Didn't you write something somewhere sometime about a person of color?


richard mcenroe said...

"In defense of Stacy, he's squarely in favor of equal treatment under the law for everyone. But he's also made it clear that there's a limit to his tolerance for non-whites in his private life."

And your point is? He's not even allowed to think thoughts you disapprove of?

You haven't seen racism until you've stood in a doorway on Benedict Canyon listening to a red faced white man in a tuxedo complete with Rainbow Coalition ribbon on the lapel, pointing at a black transient and screaming "Get that nigger off my street!"

Paco said...


I'm at work now, and can't do anything but let you know that I will respond this evening.

Yojimbo said...

I don't have time to really respond to this stuff right now but I think some people out there have been deepshaft mining without their helmetlights on. Rush wouldn't think this represented the pinnacle of black culture. Rush has long highlighted this type of garbage in the context of the black culture being highjacked by this type of music and its disastrous effects on young blacks. This was a common theme on his program when this stuff was at its zentih. Some people need to develop some type of nuance. Remember that Charlton Heston fought against this music by going into a shareholders meeting and acutally reading the lyrics to one of these songs to show what this company was doing to young people.

So this is actually the reverse of racism. They would be racist if they thought this was the best that black culture could do and laughed at it. They rail against it because they think it's so harmful. The White Ayrian Nation would not be taking the same tack.

This is the best I can do in a minute or two because I am very busy, perhaps tonight. As a longtime listener to Rush your portrayal is 180 degrees off the mark.

Anonymous said...

kc, being a Constitutionalist makes you a Conservative.

Rusty, you have obviously not developed a sense for Rush's style. It took me a bit to get it too. He is far from racist. I'm not too familiar with Stacy, but from what you've posted I don't see racism either. It seems that he is discussing a situation. It is guaranteed that if one goes around looking for racism, that they will find it, whether it is valid or not.

Deborah Leigh

Paco said...


[I typed most of this up during my lunch break and emailed it to my personal address, so there may be some overlap with other comments, particularly Yojimbo’s]

I doubt, seriously, that Rush Limbaugh literally meant that the rap song in question represented the “pinnacle of black culture.” Context is important. I recall that, years ago, rap music had become such an open celebration of violence and misogyny that Charlton Heston stood up at a stockholders’ meeting of some big media and entertainment company (I don’t recall which one), and asked how it could justify publishing such immoral swill. He even began reading out loud some of the lyrics (which were so foul they couldn’t be described in news accounts). There were, at the time, several high-placed academic types who attempted to justify this kind of music. My point being that rap represented such a pathological, but highly popular, development within black culture, that it roused the concern of many people, including people in the black community. Rush may well have simply been trying to highlight the pernicious impact of this music at a particular point in time. Weigh that one statement against his employment practices, and his obvious respect for people such as Walter Williams and Thomas Sowell, and the charge of racism becomes absurd (although I can see how the comment could be taken as racially offensive seen in total isolation).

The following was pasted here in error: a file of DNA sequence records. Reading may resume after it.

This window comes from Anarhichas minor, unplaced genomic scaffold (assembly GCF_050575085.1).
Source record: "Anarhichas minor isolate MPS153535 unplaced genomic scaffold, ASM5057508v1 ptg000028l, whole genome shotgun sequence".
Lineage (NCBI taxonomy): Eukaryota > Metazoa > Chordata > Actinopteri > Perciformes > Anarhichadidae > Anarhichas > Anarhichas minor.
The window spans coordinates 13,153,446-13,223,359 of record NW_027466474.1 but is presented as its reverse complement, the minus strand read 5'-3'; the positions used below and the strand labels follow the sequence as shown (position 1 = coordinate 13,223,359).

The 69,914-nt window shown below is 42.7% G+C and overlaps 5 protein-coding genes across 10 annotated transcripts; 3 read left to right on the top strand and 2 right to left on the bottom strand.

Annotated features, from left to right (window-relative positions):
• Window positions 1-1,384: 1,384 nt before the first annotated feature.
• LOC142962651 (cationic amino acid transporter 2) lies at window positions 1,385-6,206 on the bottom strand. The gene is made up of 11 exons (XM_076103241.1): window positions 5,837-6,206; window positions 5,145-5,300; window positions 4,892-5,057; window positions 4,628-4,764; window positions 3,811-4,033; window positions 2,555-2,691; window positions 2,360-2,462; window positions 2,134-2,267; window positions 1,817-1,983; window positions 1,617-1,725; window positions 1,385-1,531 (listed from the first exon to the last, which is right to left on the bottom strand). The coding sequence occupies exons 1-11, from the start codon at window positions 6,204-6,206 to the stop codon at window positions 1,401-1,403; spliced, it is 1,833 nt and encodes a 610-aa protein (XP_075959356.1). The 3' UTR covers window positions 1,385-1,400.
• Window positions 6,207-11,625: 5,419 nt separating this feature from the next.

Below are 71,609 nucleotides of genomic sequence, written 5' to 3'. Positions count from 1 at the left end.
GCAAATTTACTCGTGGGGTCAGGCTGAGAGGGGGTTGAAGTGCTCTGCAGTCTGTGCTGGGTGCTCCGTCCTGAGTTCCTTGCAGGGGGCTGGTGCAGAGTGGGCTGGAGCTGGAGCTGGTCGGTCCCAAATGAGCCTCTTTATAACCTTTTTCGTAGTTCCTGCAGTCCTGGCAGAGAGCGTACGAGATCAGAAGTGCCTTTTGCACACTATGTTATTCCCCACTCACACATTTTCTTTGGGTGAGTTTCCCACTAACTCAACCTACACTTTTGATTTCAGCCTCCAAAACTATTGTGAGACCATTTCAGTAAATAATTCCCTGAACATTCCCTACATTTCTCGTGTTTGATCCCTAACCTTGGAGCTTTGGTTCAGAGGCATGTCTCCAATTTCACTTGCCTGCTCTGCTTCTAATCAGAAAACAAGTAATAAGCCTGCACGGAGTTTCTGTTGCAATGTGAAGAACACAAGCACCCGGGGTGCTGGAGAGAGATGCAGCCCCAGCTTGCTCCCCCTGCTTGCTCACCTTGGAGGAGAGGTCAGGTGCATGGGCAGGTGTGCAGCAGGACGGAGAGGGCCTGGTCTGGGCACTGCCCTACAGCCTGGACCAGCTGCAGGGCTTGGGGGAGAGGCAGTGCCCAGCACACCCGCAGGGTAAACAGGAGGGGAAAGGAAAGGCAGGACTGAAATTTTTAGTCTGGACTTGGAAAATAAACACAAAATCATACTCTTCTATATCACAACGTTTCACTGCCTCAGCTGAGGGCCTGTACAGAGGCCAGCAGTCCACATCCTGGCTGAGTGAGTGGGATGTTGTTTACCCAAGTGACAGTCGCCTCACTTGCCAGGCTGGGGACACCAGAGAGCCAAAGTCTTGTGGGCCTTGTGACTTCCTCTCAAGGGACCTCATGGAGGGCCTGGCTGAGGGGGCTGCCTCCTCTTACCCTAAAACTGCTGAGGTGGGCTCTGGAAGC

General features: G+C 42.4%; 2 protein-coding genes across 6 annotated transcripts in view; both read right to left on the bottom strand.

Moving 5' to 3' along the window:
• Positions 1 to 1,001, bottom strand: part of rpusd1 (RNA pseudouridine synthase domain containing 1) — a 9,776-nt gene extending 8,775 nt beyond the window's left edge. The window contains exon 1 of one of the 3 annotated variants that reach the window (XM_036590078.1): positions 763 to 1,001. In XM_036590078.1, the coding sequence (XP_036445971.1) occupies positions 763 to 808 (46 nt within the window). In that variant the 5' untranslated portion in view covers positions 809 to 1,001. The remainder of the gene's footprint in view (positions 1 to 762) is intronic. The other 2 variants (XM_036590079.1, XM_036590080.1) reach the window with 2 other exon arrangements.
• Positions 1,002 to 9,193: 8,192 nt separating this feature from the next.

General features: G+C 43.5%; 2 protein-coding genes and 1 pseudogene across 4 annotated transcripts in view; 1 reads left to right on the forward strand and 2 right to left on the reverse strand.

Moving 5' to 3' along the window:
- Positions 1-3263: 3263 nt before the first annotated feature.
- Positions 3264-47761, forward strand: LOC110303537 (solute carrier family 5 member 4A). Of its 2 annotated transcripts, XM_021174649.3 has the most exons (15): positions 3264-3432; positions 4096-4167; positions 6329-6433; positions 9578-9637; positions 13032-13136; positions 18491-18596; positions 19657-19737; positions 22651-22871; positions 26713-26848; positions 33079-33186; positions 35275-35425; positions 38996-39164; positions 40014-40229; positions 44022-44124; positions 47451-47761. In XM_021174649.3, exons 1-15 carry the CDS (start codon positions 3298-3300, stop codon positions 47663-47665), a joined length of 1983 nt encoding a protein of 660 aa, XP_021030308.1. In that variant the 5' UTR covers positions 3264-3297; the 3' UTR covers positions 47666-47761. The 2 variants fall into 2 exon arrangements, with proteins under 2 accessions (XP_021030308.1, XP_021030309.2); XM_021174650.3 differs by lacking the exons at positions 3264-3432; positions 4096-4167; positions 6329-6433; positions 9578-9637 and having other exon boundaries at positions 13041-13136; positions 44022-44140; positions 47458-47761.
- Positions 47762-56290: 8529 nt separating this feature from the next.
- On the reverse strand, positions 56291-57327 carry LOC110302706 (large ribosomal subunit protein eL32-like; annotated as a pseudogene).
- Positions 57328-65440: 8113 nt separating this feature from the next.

As to what I presume is an allegation on your part that McCain simply doesn’t like the company of black people (unfortunately, I am having trouble accessing your links), (a) I don’t know that this is true, and (b) even if it were, that is not prima facie evidence of racism. There is, about most people, a desire to associate with like-minded folks with whom one is culturally (or religiously or politically) in sync; to a great extent, this is just part of the human condition. Almost all racial or ethnic communities exhibit a certain clannishness; however, this is not at all the same thing as racism, which, as an “ism”, necessarily posits the superiority of one group over another and seeks to devise laws that codify this presumed superiority. And by your own admission, you believe that McCain supports equality before the law. To me, that is the supreme test.

In my own family, one side clearly demonstrated through their words (though not through their actions) the attitudes typically associated with whites in the rural south. The other side demonstrated no racial prejudice at all. Yet it was the former that produced a Pulitzer-Prize-winning newsman who led the fight against the KKK in his newspapers. Human nature is a very mixed bag, and if, at the end of the day, we can say, on balance, that we tried to do good, and that we refrained from doing harm, then that is as much as can be expected from anybody below the rank of saint.

Here’s an exit question. Who is the real racist? The liberal who numbers among his close friends a gaggle of black activists who are working in league with him to permanently ghettoize African-Americans and to perpetuate their dependence on the state? Or the conservative who may have few if any black friends – for whatever reason - but works to create a society that reduces the intrusive power of the state and that supports the rights and independence of all individuals, thereby making possible the self-actualization of all citizens, regardless of race?